I loved how the story really put you into the minds of the soldiers fighting this difficult situation and I loved the narrator. Lots of action,I could not put this book down,my favorite book by far so far!!! a five star listen!!!!
Similiar to the good soldier which I'm listening to now.
This is the first sebastian junger book I've listened to and look forward to more.
A must read!!!!
I am a 6 year army infantry vet, i was in iraq for 14 months straight. I was in the triangle where i saw a lot of action. This book honestly has been like therapy for me. If you want to know what it feels like to go war or better understand someone that has. This is only book i recommend so far.
This book was recommended to me by a veteran I met at the dog park. It parallels the video documentary "Restrepo" which is also done by Junger. He narrates his own book which gives it more emphasis and drama. This book is very well written and Junger describes the war fighters and their own personal battles, the psychology of war, what the soldiers do and why they do it. I was doubly interested in this story as it takes place in the Korrengal Valley, Paktika Province. A coworker's son was seriously injured in an ambush in Paktika a couple years ago and my Son-In-Law was the target of a suicide bomber a year ago. I'm happy to report both survived their injuries.
I found it to be a very engaging listen and highly recommend this to anyone looking for a story about the current war in Afghanistan.
I'm Stephen, Rebecca's husband.
If you have already seen RESTREPO on TV, you already know this story. If you want to hear it again, this is your chance.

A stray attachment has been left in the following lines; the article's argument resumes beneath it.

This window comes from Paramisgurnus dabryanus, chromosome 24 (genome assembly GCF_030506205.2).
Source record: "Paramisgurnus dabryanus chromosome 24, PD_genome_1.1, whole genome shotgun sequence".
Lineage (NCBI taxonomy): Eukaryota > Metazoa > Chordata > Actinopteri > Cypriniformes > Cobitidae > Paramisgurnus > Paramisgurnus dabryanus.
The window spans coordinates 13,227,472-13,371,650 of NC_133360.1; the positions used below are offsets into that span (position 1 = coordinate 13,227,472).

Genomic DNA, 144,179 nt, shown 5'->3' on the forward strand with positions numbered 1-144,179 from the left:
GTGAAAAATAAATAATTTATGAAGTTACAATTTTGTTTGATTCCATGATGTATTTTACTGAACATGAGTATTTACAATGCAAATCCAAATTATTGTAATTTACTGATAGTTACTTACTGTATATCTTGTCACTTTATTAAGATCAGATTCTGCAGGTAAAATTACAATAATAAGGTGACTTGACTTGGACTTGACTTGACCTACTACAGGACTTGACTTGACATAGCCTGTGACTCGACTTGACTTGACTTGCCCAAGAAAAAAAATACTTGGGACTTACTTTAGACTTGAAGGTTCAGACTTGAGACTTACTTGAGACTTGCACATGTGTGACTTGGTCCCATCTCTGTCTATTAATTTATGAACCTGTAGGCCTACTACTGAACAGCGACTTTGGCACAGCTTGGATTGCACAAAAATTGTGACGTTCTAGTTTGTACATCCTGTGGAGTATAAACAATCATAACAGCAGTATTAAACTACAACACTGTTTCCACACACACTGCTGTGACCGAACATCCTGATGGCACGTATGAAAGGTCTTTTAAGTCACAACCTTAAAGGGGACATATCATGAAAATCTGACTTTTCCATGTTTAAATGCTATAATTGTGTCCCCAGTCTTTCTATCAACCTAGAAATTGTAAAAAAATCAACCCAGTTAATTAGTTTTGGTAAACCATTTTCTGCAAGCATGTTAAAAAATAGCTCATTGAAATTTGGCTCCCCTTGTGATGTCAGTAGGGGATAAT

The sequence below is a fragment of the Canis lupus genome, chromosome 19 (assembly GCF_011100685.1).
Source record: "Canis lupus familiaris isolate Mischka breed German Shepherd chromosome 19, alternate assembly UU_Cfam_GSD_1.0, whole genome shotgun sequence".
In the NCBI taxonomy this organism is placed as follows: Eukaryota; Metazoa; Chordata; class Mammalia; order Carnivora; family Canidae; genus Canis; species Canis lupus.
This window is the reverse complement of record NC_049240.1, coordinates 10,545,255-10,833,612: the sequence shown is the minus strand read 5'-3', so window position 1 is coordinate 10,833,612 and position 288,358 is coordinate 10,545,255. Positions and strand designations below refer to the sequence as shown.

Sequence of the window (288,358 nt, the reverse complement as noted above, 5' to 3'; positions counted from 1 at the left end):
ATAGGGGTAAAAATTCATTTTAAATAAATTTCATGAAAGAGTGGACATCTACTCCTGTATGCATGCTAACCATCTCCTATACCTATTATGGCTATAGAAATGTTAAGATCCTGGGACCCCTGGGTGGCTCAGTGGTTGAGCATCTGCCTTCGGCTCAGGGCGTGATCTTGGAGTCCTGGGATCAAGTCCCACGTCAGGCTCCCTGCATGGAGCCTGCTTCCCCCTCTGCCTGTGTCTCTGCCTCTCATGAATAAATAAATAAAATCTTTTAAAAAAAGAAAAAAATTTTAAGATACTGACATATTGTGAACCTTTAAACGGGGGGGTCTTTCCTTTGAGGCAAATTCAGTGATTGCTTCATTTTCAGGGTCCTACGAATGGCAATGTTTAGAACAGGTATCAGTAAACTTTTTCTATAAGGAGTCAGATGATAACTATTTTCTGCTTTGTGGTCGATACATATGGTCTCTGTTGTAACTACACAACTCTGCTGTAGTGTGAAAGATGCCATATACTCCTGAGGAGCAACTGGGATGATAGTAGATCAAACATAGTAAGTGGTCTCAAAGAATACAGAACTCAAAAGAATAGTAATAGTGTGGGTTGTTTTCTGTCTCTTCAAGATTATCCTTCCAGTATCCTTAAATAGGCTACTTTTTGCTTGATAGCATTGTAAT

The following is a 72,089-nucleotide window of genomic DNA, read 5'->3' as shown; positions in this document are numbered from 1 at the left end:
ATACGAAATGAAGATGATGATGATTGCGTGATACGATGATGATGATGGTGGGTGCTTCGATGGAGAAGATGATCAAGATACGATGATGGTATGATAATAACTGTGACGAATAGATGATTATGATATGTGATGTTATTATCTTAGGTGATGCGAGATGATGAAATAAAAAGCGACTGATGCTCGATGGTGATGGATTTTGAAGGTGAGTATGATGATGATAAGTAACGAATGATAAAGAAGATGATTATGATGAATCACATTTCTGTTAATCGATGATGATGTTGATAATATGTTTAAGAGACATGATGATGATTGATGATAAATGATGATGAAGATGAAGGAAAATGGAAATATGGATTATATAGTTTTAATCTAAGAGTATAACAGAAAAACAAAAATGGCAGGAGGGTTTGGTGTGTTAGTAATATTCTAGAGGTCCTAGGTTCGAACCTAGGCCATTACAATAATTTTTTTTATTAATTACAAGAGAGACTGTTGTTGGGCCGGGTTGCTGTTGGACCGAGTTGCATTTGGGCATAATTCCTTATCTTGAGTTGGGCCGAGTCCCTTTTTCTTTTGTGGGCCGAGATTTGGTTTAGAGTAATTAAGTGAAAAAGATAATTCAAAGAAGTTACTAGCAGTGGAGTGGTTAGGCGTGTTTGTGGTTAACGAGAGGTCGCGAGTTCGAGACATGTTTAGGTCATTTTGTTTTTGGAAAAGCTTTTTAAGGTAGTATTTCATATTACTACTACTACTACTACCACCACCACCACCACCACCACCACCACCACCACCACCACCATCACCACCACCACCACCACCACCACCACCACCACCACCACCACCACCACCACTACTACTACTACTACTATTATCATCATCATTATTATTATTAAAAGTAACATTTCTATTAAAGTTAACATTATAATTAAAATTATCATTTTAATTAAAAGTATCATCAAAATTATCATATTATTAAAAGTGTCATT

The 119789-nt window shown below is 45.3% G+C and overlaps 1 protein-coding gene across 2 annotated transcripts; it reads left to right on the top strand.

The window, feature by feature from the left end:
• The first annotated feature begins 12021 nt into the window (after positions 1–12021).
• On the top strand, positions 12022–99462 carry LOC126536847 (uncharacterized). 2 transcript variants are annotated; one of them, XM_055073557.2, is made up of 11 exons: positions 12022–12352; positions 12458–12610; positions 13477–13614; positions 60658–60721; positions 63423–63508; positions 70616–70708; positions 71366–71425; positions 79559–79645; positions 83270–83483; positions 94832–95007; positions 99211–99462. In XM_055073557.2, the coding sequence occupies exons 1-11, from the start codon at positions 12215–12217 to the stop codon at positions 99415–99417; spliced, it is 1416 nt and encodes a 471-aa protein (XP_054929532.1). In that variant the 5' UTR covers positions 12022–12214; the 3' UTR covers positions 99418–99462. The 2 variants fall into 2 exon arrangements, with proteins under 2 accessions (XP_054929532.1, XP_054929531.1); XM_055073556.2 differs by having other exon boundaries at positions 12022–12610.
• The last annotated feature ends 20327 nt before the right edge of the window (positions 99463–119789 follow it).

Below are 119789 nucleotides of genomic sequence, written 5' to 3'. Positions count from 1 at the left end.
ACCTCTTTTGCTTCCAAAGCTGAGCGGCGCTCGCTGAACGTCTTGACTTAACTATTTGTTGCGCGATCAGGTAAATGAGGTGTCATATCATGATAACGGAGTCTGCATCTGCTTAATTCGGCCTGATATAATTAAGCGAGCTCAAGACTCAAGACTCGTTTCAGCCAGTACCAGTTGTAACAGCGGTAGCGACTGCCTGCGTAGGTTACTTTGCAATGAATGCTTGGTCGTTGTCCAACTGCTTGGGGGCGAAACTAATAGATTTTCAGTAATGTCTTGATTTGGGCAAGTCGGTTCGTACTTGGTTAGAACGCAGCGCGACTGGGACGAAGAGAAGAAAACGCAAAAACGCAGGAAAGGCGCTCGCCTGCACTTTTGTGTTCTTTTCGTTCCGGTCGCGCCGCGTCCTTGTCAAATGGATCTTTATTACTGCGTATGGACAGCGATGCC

I'm an avid audio book "reader," especially while walking my dog. As a result, he is the best informed Standard Poodle in West Seattle.
A important, astonishing book--best read in tandem with Junger's documentary "Restrepo." This books belongs on a short shelf of great writing and reporting about war--not just Afghanistan, any war. It probably deserves five stars, but the book's raw, in-your-face tone sounds rambly and repetitious in places. Junger catches nearly everything--the dignity, science, drudgery, solemnity, surrealism, grittiness, and deadliness of war--but only some of the humor. I wish there'd been more of that. But overall, a great and powerful book.
The Perfect Storm was an inspiration for me to join the merchant marine and start a life at sea. Not that I ever wanted (or want) to see a storm of that magnitude but I was fascinated by the science and adventure of life upon the ocean. 15 years later I am a licensed captain of large ships and continue to be fascinated by the ocean... but not by war.
Wars fought on land never interested me so I was, at first, reluctant to purchase this book but, considering the source, I gave it a try and was hooked from the first chapter. This is the story of the real battle on the front line of terrorism. Not the fox news version of the story but the hard faced reality of life on the front line of hell.
This book is Journalism at it's finest, a rare window into the hard reality of modern combat.
One of the best military books which discusses war from a soldiers perspective. The only book I ever recommended to my family to understand a soldiers experience - good, bad and ridiculous. I think Sebastian Junger truly bonded with the soldiers of B Co and became one of them. He was then able to speak deeply and personally about the experience. He gives a heartened perspective while at the same time not promoting combat like so many other narratives have. In summary, it is a fantastic book.
The real understanding of young men that fought in Aganastan. Not for glory, but to stay alive. These young men are truly owed our gratitude. Closing ones eyes you can actually visualize and hear the terror of their experiences. Now understand why so many have post truamatic psychological problems.
Ho Hum. This book is either really slow or really intense. Pretty much what I image the war in Afghanistan is like. It somehow lacks a commitment to any particular point- but maybe that IS the point. Don't read it if you want to crystallize your views on why we should or should not be in Afghanistan. Do read it if you want a glimpse of the psychology and intense camaraderie that develops at the battlefront. It is seems to be an objective view of what life is like for some of our men and women in Afghanistan.